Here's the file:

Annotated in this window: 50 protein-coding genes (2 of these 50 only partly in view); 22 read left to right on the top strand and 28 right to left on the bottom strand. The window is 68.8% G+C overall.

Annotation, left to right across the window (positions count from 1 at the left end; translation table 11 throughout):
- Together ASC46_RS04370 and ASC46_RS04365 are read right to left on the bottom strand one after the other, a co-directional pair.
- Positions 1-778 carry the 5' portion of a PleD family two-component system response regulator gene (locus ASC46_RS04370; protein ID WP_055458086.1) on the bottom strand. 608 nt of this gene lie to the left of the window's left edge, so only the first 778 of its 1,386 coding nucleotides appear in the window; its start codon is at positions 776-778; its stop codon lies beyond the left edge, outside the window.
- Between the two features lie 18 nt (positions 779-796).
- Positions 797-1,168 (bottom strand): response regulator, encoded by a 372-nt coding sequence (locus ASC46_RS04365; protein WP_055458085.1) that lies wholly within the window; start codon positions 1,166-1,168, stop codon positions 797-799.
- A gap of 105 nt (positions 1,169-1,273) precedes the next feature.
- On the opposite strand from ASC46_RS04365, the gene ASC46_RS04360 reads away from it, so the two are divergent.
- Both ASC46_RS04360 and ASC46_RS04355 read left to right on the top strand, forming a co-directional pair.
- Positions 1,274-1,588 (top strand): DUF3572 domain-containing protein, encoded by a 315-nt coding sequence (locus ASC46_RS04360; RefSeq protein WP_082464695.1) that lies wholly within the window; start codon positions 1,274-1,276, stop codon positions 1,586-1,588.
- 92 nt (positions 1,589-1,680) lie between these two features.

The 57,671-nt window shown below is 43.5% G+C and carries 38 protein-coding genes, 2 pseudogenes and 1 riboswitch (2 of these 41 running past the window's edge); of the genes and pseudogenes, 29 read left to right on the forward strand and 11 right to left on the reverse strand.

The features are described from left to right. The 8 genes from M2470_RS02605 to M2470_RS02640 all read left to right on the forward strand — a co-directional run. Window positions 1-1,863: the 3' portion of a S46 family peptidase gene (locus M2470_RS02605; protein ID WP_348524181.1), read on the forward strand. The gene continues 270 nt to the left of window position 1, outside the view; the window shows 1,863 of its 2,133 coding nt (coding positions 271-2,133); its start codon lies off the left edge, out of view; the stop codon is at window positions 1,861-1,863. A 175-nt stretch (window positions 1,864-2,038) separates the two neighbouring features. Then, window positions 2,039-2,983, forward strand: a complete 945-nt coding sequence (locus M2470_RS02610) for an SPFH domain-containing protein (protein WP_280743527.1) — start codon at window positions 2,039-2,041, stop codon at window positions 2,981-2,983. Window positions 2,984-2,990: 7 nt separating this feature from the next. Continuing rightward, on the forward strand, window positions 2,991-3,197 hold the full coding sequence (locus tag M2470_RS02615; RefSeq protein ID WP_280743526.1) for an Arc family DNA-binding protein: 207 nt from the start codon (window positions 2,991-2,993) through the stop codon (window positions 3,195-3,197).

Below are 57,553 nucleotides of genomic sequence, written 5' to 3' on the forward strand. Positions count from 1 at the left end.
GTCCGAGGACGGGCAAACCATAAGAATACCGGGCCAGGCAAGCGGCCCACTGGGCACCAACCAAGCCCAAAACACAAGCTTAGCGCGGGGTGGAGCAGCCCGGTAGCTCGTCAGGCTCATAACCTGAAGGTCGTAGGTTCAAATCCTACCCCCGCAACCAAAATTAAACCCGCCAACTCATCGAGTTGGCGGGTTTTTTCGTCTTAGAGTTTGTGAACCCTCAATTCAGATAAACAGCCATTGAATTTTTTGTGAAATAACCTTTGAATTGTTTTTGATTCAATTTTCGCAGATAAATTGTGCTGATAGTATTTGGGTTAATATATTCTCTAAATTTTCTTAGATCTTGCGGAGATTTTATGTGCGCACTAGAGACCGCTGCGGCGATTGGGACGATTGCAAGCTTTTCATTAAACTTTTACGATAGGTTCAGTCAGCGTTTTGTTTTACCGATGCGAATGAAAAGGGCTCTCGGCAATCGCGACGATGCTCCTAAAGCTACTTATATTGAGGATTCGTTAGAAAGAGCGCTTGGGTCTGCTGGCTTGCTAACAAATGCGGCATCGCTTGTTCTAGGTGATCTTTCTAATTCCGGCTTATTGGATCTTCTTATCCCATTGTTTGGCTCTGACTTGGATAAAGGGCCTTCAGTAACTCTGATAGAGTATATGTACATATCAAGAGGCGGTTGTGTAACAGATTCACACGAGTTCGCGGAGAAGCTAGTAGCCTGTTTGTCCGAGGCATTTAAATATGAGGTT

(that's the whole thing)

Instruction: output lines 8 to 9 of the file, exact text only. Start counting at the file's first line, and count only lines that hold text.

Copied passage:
- On the opposite strand from ASC46_RS04365, the gene ASC46_RS04360 reads away from it, so the two are divergent.
- Both ASC46_RS04360 and ASC46_RS04355 read left to right on the top strand, forming a co-directional pair.